One-act play by UCC explores good and evil

Mar 6 • Arts, Feature StoryNo Comments on One-act play by UCC explores good and evil


Ursuline College drama students worked hard putting together their entry in the National Theatre School Drama Festival (formerly Sears Drama Festival) in a performance Feb. 26 at the Capitol Theatre in Chatham. The play is called “Tracks,” written by Peter Tarsi and is about a group of strangers who meet in a subway station. The cast, pictured, pose in front of a set papered with The Chatham Voice newspaper.

Drama students at Ursuline College in Chatham performed their entry for The National Theatre School Drama Festival Feb. 26 at the Chatham Capitol Theatre.

The one-act play titled “Tracks” by Peter Tarsi is the story of a group of strangers who meet in a subway station. What follows is the group trying to figure out why they are there, a reflection on their lives and what constitutes being good or evil.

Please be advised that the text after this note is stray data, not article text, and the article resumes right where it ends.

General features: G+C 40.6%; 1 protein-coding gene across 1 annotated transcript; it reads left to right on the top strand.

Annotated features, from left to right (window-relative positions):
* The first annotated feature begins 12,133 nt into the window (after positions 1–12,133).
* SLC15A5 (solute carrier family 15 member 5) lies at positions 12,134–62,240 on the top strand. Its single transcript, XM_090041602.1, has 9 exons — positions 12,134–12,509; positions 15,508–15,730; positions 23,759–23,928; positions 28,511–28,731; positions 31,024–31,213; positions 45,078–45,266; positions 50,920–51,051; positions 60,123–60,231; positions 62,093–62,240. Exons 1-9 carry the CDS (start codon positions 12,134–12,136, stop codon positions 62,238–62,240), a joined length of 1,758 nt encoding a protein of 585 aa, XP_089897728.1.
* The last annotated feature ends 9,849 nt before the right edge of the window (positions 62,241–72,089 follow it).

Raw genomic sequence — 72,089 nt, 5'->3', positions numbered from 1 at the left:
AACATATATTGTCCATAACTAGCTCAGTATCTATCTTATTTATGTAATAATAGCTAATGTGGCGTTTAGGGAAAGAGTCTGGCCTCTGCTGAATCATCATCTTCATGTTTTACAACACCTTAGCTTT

“A group of strangers wake up in a subway station and slowly come to realize they come from all different walks of life and different paths,” explained Grade 12 student and director Jack Knowler. “It gets into morals and ethics and who is good and who is bad. It’s an interesting look at each character. For instance, there is a homeless girl who has gone through such hardships in life – does she deserve to go to heaven? She is also stealing, so does she deserve to go to hell?”

The play has a cast of 10 and a crew of four from Grade 9 to 12, along with teacher advisor Jordan Matteis.

“Jordan is a guidance counsellor at our school and has been working with Sears for the past two years, and he has a lot of experience working in drama,” Knowler said. “It’s been great working with him and get a bit of an edge.”

“Even though he is our teacher advisor, he’s very much, ‘You go ahead, this is your performance,’ which I have very much appreciated. He lets me do a lot of things and he’s just there to keep things on track and make sure everything is legal properly.”

The UCC entry was one of eight from local high schools performed at the Festival, which ran Feb. 25-27 at the Capitol Theatre.

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